Today I got to attend a typography/letterpress workshop with the first year students. I had never before tried pressing text or even seen how it’s done, so everything was new and exciting to me.
As the first half of today’s workshop our task was to go to the library and search for definitions for words that are key terminology both to letterpress and digital typography. But as we are doing a visual course we were not supposed to write down the definitions but instead draw them on a A3 sheet of paper. That way all the drawings/definitions together would make up “a poster”.
I only had time to do the 14 first words from the list:
- An ampersand
- Right alignment
- Left alignment
- Justified alignment
- Centered alignment
- A paragraph indent
- A drop capital
- Measure (of a paragraph)
- Lining numerals vs. non-lining numerals
After lunch we moved to the letterpress room and started exploring the physical printing. First we were told what all the equipment is for and how to use it. Then it was time to start composing the sentences we were supposed to create and print.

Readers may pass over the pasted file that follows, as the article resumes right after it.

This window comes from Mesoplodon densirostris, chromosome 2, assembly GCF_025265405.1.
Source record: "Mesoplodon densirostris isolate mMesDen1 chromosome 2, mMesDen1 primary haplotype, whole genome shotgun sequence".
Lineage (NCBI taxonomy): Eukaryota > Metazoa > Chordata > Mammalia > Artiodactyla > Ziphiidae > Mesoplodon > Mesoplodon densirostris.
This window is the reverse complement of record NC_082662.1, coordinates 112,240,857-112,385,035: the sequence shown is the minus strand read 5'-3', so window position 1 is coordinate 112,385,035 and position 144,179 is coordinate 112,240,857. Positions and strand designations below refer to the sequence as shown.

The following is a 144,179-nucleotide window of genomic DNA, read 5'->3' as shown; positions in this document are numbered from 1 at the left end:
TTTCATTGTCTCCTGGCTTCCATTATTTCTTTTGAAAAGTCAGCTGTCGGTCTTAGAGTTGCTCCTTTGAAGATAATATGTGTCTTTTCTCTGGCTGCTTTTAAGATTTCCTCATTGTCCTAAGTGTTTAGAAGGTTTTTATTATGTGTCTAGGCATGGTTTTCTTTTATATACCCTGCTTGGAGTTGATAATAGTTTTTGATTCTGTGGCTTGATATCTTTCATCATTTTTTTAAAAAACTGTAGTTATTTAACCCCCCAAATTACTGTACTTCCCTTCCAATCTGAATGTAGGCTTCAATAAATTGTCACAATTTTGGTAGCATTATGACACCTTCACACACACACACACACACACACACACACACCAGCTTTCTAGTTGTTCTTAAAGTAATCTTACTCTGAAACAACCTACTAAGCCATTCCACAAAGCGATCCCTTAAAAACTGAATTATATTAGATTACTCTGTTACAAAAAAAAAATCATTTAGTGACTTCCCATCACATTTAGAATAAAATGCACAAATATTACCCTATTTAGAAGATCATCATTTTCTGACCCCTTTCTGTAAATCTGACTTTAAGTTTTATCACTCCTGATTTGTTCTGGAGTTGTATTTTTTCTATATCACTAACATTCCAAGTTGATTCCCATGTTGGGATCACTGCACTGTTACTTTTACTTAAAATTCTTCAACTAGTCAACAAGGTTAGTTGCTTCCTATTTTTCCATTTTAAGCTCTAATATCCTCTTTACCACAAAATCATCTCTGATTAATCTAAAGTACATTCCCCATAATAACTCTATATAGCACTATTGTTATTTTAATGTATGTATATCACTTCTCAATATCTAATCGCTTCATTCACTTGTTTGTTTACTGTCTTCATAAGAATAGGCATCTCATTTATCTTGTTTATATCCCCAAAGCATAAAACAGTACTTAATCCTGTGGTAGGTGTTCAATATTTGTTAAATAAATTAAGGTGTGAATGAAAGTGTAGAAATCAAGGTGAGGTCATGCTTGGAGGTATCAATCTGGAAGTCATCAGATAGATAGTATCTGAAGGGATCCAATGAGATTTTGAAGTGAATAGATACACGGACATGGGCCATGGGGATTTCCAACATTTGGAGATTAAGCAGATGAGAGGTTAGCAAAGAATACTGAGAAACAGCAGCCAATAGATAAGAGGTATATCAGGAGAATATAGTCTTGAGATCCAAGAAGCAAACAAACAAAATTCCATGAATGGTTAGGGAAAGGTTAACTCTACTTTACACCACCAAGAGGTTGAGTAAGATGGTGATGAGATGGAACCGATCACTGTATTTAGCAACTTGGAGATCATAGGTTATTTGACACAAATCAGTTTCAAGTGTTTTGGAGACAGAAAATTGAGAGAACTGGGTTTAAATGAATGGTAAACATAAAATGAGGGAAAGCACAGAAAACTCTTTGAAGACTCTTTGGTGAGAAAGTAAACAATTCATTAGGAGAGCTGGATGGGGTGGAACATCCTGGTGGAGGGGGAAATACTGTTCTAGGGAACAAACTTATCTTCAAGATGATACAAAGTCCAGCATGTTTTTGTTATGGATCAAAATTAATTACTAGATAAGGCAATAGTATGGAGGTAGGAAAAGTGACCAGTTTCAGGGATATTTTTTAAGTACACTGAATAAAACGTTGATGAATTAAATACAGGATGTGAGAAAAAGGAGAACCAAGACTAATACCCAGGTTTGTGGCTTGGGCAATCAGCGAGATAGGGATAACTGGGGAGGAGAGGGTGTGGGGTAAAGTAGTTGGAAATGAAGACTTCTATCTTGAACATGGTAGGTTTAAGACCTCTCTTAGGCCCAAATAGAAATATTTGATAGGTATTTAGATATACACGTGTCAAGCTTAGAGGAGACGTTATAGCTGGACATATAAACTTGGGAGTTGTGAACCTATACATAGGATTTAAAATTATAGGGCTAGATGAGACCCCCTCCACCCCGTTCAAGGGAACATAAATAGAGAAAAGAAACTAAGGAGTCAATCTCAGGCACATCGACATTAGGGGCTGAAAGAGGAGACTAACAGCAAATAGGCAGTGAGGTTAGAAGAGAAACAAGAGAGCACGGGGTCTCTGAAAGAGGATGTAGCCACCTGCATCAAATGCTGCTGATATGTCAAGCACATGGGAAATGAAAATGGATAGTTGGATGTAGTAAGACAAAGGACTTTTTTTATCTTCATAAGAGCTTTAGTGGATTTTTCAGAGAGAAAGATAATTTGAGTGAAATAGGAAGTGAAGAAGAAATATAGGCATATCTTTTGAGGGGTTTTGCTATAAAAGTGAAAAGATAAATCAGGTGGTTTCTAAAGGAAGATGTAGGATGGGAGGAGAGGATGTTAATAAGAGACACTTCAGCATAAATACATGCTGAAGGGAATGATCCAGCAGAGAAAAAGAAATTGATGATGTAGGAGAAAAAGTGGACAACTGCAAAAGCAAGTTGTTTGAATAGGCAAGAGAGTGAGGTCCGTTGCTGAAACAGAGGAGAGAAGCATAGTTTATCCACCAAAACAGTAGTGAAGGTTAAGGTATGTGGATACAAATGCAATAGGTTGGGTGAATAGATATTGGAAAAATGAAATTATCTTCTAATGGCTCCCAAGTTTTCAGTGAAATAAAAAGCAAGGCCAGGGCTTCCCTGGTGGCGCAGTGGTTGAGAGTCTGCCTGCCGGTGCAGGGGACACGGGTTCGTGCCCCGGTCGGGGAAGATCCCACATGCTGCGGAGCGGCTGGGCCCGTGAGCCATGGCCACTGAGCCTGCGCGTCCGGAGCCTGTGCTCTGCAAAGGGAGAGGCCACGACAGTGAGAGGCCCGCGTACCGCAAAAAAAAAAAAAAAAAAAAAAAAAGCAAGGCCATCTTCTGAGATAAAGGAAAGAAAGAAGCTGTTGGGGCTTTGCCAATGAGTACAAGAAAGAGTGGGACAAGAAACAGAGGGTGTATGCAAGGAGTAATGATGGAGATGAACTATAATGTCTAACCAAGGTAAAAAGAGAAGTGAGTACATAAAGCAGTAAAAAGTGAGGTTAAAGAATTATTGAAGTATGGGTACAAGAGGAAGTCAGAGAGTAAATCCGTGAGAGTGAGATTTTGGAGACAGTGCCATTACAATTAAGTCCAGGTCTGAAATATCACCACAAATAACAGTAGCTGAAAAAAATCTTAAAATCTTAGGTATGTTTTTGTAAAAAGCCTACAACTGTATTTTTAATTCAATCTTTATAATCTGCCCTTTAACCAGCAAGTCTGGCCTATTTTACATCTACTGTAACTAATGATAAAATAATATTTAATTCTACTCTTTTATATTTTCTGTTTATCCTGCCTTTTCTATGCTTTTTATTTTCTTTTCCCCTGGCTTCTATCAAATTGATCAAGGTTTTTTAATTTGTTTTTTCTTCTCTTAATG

It proved to be quite a slow and challenging process. It took me so long to find all the right tiny metal letters, place them the right way on the tray and keep all b’s, d’s, p’s and q’s appart (also u’s, n’s and h’s…).
In the end I managed to create the whole sentence from the characters correctly. Then I fastened it with magnets and the text was ready for printing!
After printing a few good copies of the sentence with the letterpress we could try to press a word using the wooden letters. It was slightly easier because the characters were a lot bigger.
All in all the day was really fun and interesting and I learned a lot about the traditional letterpress. I just can’t even imagine how it was when all printing was done using letterpress! It must have taken so long to complete even one page. Respect!